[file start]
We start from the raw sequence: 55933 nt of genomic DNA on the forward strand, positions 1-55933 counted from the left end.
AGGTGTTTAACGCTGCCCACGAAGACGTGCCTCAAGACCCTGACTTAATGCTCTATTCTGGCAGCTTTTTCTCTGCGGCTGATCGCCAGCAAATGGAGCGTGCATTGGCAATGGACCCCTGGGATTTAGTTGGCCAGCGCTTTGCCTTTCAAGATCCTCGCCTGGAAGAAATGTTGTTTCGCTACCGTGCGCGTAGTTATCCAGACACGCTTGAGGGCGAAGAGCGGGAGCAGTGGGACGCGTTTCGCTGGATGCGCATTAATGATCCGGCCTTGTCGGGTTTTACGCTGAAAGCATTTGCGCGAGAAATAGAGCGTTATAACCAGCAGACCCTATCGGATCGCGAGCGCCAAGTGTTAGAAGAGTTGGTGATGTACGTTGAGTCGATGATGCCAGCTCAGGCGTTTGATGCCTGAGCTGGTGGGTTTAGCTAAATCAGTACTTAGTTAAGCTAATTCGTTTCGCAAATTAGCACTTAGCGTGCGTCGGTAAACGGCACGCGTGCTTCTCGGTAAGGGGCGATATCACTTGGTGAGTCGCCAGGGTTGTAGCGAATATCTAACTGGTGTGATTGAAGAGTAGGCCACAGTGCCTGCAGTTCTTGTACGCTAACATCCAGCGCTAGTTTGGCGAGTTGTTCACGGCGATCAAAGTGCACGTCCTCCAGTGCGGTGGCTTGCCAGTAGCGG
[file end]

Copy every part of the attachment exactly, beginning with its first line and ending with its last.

We start from the raw sequence: 55933 nt of genomic DNA on the forward strand, positions 1-55933 counted from the left end.
AGGTGTTTAACGCTGCCCACGAAGACGTGCCTCAAGACCCTGACTTAATGCTCTATTCTGGCAGCTTTTTCTCTGCGGCTGATCGCCAGCAAATGGAGCGTGCATTGGCAATGGACCCCTGGGATTTAGTTGGCCAGCGCTTTGCCTTTCAAGATCCTCGCCTGGAAGAAATGTTGTTTCGCTACCGTGCGCGTAGTTATCCAGACACGCTTGAGGGCGAAGAGCGGGAGCAGTGGGACGCGTTTCGCTGGATGCGCATTAATGATCCGGCCTTGTCGGGTTTTACGCTGAAAGCATTTGCGCGAGAAATAGAGCGTTATAACCAGCAGACCCTATCGGATCGCGAGCGCCAAGTGTTAGAAGAGTTGGTGATGTACGTTGAGTCGATGATGCCAGCTCAGGCGTTTGATGCCTGAGCTGGTGGGTTTAGCTAAATCAGTACTTAGTTAAGCTAATTCGTTTCGCAAATTAGCACTTAGCGTGCGTCGGTAAACGGCACGCGTGCTTCTCGGTAAGGGGCGATATCACTTGGTGAGTCGCCAGGGTTGTAGCGAATATCTAACTGGTGTGATTGAAGAGTAGGCCACAGTGCCTGCAGTTCTTGTACGCTAACATCCAGCGCTAGTTTGGCGAGTTGTTCACGGCGATCAAAGTGCACGTCCTCCAGTGCGGTGGCTTGCCAGTAGCGG